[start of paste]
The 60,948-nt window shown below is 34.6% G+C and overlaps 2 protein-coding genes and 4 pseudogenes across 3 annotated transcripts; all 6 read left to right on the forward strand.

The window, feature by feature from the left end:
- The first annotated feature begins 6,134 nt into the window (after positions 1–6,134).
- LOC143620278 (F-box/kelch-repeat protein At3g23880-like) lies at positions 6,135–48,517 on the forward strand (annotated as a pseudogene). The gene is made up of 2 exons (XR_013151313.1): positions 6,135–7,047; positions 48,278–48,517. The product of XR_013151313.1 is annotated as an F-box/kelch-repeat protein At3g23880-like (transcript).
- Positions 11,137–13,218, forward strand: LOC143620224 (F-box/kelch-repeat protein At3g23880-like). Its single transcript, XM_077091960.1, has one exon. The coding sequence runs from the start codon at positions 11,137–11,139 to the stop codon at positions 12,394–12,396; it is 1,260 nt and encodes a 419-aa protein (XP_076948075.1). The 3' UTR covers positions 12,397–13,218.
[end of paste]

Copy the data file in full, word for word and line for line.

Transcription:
The 60,948-nt window shown below is 34.6% G+C and overlaps 2 protein-coding genes and 4 pseudogenes across 3 annotated transcripts; all 6 read left to right on the forward strand.

The window, feature by feature from the left end:
- The first annotated feature begins 6,134 nt into the window (after positions 1–6,134).
- LOC143620278 (F-box/kelch-repeat protein At3g23880-like) lies at positions 6,135–48,517 on the forward strand (annotated as a pseudogene). The gene is made up of 2 exons (XR_013151313.1): positions 6,135–7,047; positions 48,278–48,517. The product of XR_013151313.1 is annotated as an F-box/kelch-repeat protein At3g23880-like (transcript).
- Positions 11,137–13,218, forward strand: LOC143620224 (F-box/kelch-repeat protein At3g23880-like). Its single transcript, XM_077091960.1, has one exon. The coding sequence runs from the start codon at positions 11,137–11,139 to the stop codon at positions 12,394–12,396; it is 1,260 nt and encodes a 419-aa protein (XP_076948075.1). The 3' UTR covers positions 12,397–13,218.